- The Washington Times - Tuesday, April 10, 2001

The most remarkable aspect of Perus election on Sunday was how nondramatic it was. After having been buffeted by a series of political scandals, Peruvians voted for a new president for the first time since their former leader, Alberto Fujimori, fled the country in corruption-related disgrace in November. Mr. Fujimori continues to be exiled in Japan, but his ghost figured prominently in the election, spoiling the prospects for Lourdes Flores, a center-right congresswoman candidate.

Harvard-trained economist Alejandro Toledo won about 36 percent of the vote with just over 57 percent of the ballots counted, according to the National Office of Electoral Processes (ONPE). Mr. Toledo´s party, Peru Possible, won about 40 percent of the 120 seats in Congress, prompting concerns about a fragmented legislature. Former President Alan Garcia made a surprise showing on Sunday, garnering about 26 percent of the vote. Mr. Garcia, a charismatic speaker who is rebounding from corruption scandals of his own, promised Peru lower utility bills, more jobs and aid for farmers. But many voters remained wary of his promises. Hyperinflation, food shortages, proliferation of brutal guerrillas and a debt crisis characterized his tenure as Peru´s president from 1985 to 1990.

In light of this undistinguished history, it is surprising that Mrs. Flores came in third in the election, with about 24 percent of the vote. By her own admission, Mrs. Flores had little chance after she was labeled a "Fujimorismo," or disciple of the former president.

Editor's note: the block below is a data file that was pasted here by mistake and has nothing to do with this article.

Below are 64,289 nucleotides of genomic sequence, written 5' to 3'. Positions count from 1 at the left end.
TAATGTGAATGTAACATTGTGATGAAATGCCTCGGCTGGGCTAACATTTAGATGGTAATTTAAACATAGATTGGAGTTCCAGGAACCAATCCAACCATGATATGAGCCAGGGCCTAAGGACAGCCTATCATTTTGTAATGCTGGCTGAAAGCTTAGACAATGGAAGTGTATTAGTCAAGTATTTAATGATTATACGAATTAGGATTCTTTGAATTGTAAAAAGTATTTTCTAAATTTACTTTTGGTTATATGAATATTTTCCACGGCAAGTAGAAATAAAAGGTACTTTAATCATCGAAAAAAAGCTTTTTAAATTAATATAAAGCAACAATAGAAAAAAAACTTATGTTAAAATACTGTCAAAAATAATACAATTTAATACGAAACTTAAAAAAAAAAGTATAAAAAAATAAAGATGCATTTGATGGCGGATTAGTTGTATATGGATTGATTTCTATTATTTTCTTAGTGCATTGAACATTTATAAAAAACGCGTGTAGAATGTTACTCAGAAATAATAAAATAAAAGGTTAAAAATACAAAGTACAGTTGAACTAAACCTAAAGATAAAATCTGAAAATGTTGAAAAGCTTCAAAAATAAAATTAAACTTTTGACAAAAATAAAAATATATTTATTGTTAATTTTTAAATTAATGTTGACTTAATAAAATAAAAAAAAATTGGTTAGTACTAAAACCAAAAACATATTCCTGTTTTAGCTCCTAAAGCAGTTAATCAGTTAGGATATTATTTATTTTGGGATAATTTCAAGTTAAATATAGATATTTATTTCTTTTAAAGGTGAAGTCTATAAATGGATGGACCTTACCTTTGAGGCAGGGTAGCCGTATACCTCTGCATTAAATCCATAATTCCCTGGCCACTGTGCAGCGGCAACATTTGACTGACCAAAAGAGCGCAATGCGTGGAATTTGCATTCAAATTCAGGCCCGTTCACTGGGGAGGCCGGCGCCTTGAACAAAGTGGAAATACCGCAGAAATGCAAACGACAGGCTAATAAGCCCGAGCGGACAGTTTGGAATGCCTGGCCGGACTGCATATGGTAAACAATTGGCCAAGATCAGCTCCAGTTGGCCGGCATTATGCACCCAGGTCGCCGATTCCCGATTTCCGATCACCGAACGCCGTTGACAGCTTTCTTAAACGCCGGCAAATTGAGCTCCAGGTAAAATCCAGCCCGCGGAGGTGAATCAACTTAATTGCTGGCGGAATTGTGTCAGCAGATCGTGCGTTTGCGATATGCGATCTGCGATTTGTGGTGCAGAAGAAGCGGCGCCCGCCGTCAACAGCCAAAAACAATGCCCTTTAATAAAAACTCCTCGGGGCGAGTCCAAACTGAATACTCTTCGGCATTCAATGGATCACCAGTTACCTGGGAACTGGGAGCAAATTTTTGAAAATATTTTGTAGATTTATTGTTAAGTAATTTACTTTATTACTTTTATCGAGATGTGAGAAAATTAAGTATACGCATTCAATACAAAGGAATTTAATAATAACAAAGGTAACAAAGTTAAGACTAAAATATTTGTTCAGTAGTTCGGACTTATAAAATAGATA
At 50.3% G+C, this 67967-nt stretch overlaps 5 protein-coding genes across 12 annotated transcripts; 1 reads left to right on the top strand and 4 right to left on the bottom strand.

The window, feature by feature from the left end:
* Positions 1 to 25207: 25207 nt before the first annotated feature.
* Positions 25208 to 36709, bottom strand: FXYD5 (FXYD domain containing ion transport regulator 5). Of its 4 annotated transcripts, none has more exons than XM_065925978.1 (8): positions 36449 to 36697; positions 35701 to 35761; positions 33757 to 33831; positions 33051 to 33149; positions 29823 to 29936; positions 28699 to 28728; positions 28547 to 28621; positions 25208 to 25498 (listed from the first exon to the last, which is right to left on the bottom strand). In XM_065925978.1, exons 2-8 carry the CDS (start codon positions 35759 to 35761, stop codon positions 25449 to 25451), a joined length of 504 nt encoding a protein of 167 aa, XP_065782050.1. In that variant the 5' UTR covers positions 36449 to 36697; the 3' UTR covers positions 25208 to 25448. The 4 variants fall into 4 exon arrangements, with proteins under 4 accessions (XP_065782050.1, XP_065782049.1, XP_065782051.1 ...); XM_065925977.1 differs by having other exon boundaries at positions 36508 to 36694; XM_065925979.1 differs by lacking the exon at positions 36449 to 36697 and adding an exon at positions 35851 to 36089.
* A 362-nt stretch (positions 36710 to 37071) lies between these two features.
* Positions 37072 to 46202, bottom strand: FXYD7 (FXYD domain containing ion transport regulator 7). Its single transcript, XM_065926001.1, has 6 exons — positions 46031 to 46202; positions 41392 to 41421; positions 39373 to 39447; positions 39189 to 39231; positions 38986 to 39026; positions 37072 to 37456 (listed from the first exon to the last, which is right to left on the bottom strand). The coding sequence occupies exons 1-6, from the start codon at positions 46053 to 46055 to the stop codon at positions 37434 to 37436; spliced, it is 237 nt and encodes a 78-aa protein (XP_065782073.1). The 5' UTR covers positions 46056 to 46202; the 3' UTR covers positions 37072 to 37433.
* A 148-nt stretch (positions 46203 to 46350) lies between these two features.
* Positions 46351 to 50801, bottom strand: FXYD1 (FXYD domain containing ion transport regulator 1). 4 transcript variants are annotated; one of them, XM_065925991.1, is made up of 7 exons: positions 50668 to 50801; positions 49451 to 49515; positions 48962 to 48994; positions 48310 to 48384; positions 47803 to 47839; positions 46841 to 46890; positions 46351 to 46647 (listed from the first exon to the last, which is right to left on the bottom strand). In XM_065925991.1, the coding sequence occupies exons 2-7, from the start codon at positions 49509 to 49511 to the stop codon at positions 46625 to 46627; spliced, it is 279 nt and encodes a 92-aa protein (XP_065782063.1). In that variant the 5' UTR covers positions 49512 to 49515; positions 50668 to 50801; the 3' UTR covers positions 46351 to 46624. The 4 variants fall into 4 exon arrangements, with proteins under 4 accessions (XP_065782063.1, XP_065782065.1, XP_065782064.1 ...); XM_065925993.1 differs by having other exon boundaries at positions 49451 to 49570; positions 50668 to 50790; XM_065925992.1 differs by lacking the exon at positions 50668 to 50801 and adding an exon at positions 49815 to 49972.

Mr. Fujimori, while escaping any type of prosecution himself, seems to have indefinitely spoiled Peru´s appetite for pro-market, conservative policies. Although Mr. Fujimori made some extraordinary contributions while president, the corruption, assault on the freedom of the press, lack of judicial fairness and brutality that thrived under his rule have overshadowed his legacy.

So Peru was much more receptive to Mr. Toledo´s center-left message. The candidate has mixed some populist rhetoric with some economically liberal proposals, such as jump-starting the economy through tax cuts and a more dynamic export sector and a promise to create 500,000 new jobs. Still, Mr. Toledo has failed to detail just what his agenda will be. Accusations that he tested positive for cocaine during an alleged 1998 sex-and-drugs binge raise concerns, especially in a country where cocaine is so closely linked to public corruption, guerrilla activity and persecution of rural communities.

It is a shame that Peru appears ready to forfeit the opportunity to put a conservative woman into office. Far more important than the triumph of any one candidate in one election, however, is the reaffirmation of democracy in Peru.

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